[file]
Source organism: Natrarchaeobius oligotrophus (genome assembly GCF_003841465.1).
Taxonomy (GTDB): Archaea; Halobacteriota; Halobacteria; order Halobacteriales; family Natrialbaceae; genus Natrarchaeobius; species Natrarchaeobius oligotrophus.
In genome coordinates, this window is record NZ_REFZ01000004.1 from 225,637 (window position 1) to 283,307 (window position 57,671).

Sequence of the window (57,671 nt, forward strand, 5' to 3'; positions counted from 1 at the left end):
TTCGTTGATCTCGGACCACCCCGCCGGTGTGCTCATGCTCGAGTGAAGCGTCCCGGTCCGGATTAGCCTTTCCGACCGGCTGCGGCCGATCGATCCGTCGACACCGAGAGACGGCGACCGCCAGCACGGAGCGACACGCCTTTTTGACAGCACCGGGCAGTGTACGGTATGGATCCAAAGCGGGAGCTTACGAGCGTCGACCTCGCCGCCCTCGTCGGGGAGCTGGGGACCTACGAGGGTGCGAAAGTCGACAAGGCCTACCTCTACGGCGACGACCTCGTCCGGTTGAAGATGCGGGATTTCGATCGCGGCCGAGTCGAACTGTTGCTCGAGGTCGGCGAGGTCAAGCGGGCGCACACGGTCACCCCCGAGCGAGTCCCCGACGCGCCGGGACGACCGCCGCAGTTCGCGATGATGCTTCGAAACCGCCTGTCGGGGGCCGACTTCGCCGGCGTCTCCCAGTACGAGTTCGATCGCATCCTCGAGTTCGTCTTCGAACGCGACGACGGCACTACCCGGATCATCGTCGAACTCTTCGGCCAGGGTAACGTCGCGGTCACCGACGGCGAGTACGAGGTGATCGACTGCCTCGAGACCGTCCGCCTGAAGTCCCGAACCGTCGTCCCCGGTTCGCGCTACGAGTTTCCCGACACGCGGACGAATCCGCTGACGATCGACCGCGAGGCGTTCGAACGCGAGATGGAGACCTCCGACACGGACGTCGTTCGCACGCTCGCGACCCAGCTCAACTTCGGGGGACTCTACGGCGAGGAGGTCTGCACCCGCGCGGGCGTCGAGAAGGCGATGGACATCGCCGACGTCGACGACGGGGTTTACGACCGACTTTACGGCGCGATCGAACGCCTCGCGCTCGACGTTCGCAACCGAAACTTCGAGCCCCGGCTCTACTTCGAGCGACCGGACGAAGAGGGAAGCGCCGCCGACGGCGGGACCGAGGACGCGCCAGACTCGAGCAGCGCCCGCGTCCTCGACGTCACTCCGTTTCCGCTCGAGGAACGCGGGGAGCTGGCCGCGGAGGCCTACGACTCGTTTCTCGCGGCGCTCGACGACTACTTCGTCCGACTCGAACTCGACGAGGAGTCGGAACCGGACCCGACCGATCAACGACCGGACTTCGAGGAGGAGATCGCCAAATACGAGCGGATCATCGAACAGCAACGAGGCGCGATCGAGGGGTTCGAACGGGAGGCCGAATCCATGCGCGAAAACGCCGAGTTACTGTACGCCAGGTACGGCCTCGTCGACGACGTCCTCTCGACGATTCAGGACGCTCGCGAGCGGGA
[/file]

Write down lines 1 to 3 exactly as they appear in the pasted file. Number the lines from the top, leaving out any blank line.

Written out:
Source organism: Natrarchaeobius oligotrophus (genome assembly GCF_003841465.1).
Taxonomy (GTDB): Archaea; Halobacteriota; Halobacteria; order Halobacteriales; family Natrialbaceae; genus Natrarchaeobius; species Natrarchaeobius oligotrophus.
In genome coordinates, this window is record NZ_REFZ01000004.1 from 225,637 (window position 1) to 283,307 (window position 57,671).